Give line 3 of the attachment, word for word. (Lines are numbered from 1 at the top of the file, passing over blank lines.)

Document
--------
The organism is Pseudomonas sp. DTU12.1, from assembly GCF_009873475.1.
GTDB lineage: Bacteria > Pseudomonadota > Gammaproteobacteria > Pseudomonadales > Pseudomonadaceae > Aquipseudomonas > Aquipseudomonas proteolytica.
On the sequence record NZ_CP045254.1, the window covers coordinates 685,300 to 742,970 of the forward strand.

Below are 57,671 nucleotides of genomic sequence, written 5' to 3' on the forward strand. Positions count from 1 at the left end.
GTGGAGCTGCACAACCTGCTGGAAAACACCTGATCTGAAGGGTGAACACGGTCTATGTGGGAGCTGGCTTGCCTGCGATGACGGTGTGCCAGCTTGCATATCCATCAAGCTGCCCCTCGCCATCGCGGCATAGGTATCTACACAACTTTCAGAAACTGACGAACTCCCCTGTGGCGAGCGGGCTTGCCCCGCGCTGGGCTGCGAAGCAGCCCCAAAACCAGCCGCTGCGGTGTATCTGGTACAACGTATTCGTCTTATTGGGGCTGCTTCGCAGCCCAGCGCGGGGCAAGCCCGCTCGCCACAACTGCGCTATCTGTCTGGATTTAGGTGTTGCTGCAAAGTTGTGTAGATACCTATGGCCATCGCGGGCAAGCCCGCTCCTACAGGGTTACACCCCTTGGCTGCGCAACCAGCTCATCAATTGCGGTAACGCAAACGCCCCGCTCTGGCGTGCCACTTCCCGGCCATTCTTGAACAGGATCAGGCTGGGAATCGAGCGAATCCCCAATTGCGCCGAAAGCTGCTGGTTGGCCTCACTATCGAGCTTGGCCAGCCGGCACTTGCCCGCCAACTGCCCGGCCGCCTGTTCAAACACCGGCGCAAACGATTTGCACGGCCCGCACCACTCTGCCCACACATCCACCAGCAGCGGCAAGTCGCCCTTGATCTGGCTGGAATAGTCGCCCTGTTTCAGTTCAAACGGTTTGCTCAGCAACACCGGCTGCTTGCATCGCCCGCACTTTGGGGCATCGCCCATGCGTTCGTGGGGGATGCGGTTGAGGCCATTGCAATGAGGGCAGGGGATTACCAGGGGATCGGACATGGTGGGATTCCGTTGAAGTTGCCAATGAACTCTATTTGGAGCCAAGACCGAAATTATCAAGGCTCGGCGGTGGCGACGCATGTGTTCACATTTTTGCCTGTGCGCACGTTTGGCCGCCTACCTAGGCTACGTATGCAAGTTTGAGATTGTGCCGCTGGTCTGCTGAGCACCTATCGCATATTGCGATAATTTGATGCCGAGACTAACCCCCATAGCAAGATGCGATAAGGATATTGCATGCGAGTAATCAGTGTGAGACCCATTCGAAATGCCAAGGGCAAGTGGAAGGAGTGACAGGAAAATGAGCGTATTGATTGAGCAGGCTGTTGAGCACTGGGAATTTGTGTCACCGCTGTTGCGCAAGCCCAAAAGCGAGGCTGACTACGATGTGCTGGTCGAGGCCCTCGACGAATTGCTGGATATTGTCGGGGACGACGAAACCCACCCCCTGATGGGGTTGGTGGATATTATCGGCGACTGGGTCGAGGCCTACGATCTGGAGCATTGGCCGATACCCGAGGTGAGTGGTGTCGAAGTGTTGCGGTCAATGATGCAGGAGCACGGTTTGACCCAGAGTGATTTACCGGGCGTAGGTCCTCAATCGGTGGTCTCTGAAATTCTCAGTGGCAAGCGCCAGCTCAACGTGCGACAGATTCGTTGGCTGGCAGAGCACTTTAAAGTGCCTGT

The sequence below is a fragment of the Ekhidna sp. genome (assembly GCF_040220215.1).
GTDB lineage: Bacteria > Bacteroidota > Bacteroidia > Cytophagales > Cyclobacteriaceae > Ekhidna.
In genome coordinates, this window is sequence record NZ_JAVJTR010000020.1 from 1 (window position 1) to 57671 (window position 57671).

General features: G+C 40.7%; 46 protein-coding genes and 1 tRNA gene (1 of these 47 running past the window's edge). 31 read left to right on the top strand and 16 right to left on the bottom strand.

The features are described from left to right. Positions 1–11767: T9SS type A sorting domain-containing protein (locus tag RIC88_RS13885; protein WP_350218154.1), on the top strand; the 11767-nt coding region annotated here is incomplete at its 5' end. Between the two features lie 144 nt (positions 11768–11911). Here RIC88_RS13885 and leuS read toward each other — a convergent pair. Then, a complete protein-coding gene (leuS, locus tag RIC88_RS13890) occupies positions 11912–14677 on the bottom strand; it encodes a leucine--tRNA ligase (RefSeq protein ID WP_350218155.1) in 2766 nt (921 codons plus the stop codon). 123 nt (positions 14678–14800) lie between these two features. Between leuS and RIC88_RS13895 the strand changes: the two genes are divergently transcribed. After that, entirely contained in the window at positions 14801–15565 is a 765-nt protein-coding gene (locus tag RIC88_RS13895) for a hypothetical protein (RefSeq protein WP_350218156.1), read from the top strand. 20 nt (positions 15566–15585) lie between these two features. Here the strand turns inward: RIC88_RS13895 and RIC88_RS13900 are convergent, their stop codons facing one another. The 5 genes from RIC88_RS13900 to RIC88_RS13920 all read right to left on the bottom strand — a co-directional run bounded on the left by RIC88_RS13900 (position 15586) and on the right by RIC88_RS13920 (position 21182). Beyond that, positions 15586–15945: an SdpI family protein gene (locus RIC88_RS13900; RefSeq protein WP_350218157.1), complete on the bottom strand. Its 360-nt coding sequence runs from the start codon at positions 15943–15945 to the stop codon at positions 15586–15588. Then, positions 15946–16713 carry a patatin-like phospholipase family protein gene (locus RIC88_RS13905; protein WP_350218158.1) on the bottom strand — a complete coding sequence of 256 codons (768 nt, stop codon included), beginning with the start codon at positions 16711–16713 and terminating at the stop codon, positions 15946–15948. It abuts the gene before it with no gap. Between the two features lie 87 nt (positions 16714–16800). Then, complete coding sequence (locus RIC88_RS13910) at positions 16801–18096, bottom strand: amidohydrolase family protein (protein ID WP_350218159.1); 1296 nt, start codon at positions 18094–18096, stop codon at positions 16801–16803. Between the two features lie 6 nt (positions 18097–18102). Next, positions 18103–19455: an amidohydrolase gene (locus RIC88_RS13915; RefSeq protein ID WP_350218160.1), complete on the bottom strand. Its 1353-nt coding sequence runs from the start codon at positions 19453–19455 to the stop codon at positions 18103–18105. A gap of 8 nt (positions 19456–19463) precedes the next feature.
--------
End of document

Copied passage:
On the sequence record NZ_CP045254.1, the window covers coordinates 685,300 to 742,970 of the forward strand.